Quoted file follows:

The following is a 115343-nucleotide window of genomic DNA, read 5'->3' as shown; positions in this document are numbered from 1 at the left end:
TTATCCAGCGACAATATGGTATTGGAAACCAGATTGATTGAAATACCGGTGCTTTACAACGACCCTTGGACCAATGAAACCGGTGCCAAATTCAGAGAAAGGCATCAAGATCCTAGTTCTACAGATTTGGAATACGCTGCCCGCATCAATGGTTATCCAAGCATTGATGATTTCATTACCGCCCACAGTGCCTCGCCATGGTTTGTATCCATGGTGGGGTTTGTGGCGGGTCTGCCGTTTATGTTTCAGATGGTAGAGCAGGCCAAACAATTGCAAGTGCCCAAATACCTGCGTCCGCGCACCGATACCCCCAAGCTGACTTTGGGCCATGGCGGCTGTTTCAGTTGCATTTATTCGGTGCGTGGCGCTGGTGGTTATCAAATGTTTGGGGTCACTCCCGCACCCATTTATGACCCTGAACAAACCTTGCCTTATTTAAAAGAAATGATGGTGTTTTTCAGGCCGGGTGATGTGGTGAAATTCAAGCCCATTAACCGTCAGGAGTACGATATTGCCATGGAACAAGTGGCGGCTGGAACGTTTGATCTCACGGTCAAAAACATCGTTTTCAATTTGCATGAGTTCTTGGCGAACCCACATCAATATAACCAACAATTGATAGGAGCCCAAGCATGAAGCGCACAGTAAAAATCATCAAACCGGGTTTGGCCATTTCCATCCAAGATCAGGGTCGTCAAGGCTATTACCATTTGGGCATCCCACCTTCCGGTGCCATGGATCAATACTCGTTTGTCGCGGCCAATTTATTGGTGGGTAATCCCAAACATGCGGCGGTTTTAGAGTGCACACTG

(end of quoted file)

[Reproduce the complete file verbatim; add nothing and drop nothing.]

The following is a 115343-nucleotide window of genomic DNA, read 5'->3' as shown; positions in this document are numbered from 1 at the left end:
TTATCCAGCGACAATATGGTATTGGAAACCAGATTGATTGAAATACCGGTGCTTTACAACGACCCTTGGACCAATGAAACCGGTGCCAAATTCAGAGAAAGGCATCAAGATCCTAGTTCTACAGATTTGGAATACGCTGCCCGCATCAATGGTTATCCAAGCATTGATGATTTCATTACCGCCCACAGTGCCTCGCCATGGTTTGTATCCATGGTGGGGTTTGTGGCGGGTCTGCCGTTTATGTTTCAGATGGTAGAGCAGGCCAAACAATTGCAAGTGCCCAAATACCTGCGTCCGCGCACCGATACCCCCAAGCTGACTTTGGGCCATGGCGGCTGTTTCAGTTGCATTTATTCGGTGCGTGGCGCTGGTGGTTATCAAATGTTTGGGGTCACTCCCGCACCCATTTATGACCCTGAACAAACCTTGCCTTATTTAAAAGAAATGATGGTGTTTTTCAGGCCGGGTGATGTGGTGAAATTCAAGCCCATTAACCGTCAGGAGTACGATATTGCCATGGAACAAGTGGCGGCTGGAACGTTTGATCTCACGGTCAAAAACATCGTTTTCAATTTGCATGAGTTCTTGGCGAACCCACATCAATATAACCAACAATTGATAGGAGCCCAAGCATGAAGCGCACAGTAAAAATCATCAAACCGGGTTTGGCCATTTCCATCCAAGATCAGGGTCGTCAAGGCTATTACCATTTGGGCATCCCACCTTCCGGTGCCATGGATCAATACTCGTTTGTCGCGGCCAATTTATTGGTGGGTAATCCCAAACATGCGGCGGTTTTAGAGTGCACACTG